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Global Industrial Machine Vision Market3: Growing Demand for Application-Specific Machine Vision Systems Driving the $12 Billion Industry

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The "Industrial Machine Vision Market by Component (Hardware (Camera, Frame Grabber, Optics, Processor), and Software (Deep Learning, and Application Specific)), Product (PC-based, and Smart Camera-based), Application, End-User - Global Forecast to 2023" report has been added to ResearchAndMarkets.com's offering. The overall industrial machine vision market was valued at USD 7.91 Billion in 2017 and is expected to reach USD 12.29 Billion by 2023, at a CAGR of 7.61% between 2017 and 2023. This is because of the increasing need for quality inspection and automation, growing demand for AI and IoT integrated machine vision system, increasing adoption of Industrial 4.0, development of new connected technologies, and government initiatives to support smart factories, among others. Governments of different countries worldwide are encouraging investments in manufacturing, which is necessitating the use of various automation products for structural development. Software component is expected to grow at the highest rate between 2017 and 2023.


Computer Vision

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Computer vision is the field of study surrounding how computers see and understand digital images and videos. Computer vision spans all tasks performed by biological vision systems, including "seeing" or sensing a visual stimulus, understanding what is being seen, and extracting complex information into a form that can be used in other processes. This interdisciplinary field simulates and automates these elements of human vision systems using sensors, computers, and machine learning algorithms. Computer vision is the theory underlying artificial intelligence systems' ability to see and understand their surrounding environment. There are many examples of computer vision applied because its theory spans any area where a computer will see its surroundings in some form.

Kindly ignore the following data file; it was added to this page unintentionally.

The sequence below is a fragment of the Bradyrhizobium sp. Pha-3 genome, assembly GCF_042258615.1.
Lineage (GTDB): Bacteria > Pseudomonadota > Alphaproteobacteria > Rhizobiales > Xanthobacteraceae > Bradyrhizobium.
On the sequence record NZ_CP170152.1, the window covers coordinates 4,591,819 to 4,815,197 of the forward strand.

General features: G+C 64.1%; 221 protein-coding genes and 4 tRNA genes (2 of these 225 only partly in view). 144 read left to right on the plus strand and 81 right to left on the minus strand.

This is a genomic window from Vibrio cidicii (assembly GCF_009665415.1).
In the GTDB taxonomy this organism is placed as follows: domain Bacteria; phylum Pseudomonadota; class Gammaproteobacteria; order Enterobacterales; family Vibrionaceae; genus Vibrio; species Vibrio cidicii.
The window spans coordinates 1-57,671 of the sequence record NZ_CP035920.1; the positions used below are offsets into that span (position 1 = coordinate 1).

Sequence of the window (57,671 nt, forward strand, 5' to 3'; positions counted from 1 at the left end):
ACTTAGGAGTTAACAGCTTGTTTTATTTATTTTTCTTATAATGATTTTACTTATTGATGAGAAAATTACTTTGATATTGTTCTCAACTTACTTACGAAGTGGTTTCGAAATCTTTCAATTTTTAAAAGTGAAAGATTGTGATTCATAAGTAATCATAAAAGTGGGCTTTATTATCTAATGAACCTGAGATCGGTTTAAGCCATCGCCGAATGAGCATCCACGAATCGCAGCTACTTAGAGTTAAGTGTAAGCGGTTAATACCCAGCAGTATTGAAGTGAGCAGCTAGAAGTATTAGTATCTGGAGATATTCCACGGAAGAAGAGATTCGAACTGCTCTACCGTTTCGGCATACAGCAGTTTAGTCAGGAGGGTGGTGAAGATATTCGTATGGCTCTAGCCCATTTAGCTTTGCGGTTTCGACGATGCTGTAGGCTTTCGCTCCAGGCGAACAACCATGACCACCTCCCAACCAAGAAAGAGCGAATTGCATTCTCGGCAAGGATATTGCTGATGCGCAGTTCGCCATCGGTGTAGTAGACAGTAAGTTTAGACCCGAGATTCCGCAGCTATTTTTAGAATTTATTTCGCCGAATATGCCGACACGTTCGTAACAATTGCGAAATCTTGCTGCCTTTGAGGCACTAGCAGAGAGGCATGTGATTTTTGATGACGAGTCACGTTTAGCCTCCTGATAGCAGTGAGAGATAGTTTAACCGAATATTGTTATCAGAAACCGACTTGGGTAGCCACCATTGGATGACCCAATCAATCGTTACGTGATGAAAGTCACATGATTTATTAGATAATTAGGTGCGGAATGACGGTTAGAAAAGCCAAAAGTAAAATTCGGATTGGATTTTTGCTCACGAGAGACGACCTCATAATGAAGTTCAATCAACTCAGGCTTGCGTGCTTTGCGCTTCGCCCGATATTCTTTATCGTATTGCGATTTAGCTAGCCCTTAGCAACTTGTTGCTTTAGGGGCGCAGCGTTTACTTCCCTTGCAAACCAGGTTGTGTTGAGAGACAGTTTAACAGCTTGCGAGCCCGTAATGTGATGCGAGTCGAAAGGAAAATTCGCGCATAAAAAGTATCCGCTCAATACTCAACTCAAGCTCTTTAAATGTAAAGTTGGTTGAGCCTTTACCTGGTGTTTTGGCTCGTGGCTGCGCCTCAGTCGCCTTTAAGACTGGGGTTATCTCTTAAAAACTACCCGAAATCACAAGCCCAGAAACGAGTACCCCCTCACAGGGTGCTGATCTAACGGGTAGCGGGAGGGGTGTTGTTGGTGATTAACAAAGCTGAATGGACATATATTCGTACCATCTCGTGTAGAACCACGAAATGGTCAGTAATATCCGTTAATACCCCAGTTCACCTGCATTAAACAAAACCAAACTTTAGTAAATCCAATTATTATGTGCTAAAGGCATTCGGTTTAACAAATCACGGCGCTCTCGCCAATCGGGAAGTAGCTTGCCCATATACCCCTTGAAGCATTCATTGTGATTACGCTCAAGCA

AI Researchers Propose a Machine Vision Turing Test

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Computers are getting better each year at AI-style tasks, especially those involving vision--identifying a face, say, or telling if a picture contains a certain object. In fact, their progress has been so significant that some researchers now believe the standardized tests used to evaluate these programs have become too easy to pass, and therefore need to be made more demanding. At issue are the "public data sets" commonly used by vision researchers to benchmark their progress, such as LabelMe at MIT or Labeled Faces in the Wild at the University of Massachusetts, Amherst. The former, for example, contains photographs that have been labeled via crowdsourcing, so that a photo of street scene might have a "car" and a "tree" and a "pedestrian" highlighted and tagged. Success rates have been climbing for computer vision programs that can find these objects, with most of the credit for that improvement going to machine learning techniques such as convolutional networks, often called Deep Learning.


Conventional computer vision coupled with deep learning makes AI better

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Computer vision is fundamental for a broad set of Internet of Things (IoT) applications. Household monitoring systems use cameras to provide family members with a view of what's going on at home. Robots and drones use vision processing to map their environment and avoid obstacles in flight. Augmented reality glasses use computer vision to overlay important information on the user's view, and cars stitch images from multiple cameras mounted in the vehicle to provide drivers with a surround or "bird's eye" view which helps prevent collisions.


Shutterstock unveils search function powered by computer vision

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Build this Raspberry Pi guardian robot and stave off intrusions! A new DIY build, courtesy of the good folks at Dexter Industries. Advances in machine vision may soon allow you to search using images instead of keywords. That may not seem wholly intuitive, but images contain a wealth of information, which makes searching via user-uploaded images a tool with lots of potential. Engineers at Shutterstock, which has a library of 80 million stock photos, have been experimenting with machine vision and machine learning to augment their search capability.